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Behav. Sci. 2012, 2(4), 207-218;

Working Memory, Language Skills, and Autism Symptomatology

Division of Neuropsychology, Department of Neurology-FWC, Medical College of Wisconsin, 9200 West Wisconsin Ave, Milwaukee, WI 53226, USA
Department of Psychology, University of Connecticut, 406 Babbidge Road, U-1020, Storrs, CT 06269, USA
Author to whom correspondence should be addressed.
Received: 10 August 2012 / Revised: 23 September 2012 / Accepted: 12 October 2012 / Published: 2 November 2012
(This article belongs to the Special Issue Learning and Memory Deficits Related to Neuropsychiatric Disorders)
PDF [269 KB, uploaded 2 November 2012]


While many studies have reported working memory (WM) impairments in autism spectrum disorders, others do not. Sample characteristics, WM domain, and task complexity likely contribute to these discrepancies. Although deficits in visuospatial WM have been more consistently documented, there is much controversy regarding verbal WM in autism. The goal of the current study was to explore visuospatial and verbal WM in a well-controlled sample of children with high-functioning autism (HFA) and typical development. Individuals ages 9–17 with HFA (n = 18) and typical development (n = 18), were carefully matched on gender, age, IQ, and language, and were administered a series of standardized visuospatial and verbal WM tasks. The HFA group displayed significant impairment across WM domains. No differences in performance were noted across WM tasks for either the HFA or typically developing groups. Over and above nonverbal cognition, WM abilities accounted for significant variance in language skills and symptom severity. The current study suggests broad WM limitations in HFA. We further suggest that deficits in verbal WM are observed in more complex tasks, as well as in simpler tasks, such as phonological WM. Increased task complexity and linguistic demands may influence WM abilities. View Full-Text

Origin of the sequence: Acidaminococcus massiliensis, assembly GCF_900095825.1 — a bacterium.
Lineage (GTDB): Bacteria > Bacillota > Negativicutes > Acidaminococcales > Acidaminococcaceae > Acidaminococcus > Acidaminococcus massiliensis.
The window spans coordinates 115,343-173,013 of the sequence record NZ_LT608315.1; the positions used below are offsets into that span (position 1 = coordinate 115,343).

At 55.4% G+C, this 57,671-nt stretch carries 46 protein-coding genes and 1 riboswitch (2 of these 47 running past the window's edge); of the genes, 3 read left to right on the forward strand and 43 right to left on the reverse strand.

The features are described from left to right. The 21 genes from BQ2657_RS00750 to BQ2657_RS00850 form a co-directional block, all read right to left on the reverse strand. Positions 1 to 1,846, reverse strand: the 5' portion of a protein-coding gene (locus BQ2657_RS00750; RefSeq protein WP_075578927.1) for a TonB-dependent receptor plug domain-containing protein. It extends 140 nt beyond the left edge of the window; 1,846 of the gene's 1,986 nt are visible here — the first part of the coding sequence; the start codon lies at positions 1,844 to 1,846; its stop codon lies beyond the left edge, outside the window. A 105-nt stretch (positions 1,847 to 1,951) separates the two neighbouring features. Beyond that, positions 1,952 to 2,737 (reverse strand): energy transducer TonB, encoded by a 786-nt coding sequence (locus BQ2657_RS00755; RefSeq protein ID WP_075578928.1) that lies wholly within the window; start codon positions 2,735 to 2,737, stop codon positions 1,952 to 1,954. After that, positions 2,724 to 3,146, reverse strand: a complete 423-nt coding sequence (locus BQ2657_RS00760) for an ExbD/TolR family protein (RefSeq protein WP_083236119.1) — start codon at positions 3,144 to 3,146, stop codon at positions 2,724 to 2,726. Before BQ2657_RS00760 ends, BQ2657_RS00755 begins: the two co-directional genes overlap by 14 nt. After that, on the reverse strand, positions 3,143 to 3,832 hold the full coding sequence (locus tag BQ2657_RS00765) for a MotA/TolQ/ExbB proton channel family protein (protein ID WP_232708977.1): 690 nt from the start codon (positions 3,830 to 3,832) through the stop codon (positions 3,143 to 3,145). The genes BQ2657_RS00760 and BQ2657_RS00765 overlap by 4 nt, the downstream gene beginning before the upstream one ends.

Keywords: Autism; working memory; executive functioning; language Autism; working memory; executive functioning; language

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Schuh, J.M.; Eigsti, I.-M. Working Memory, Language Skills, and Autism Symptomatology. Behav. Sci. 2012, 2, 207-218.

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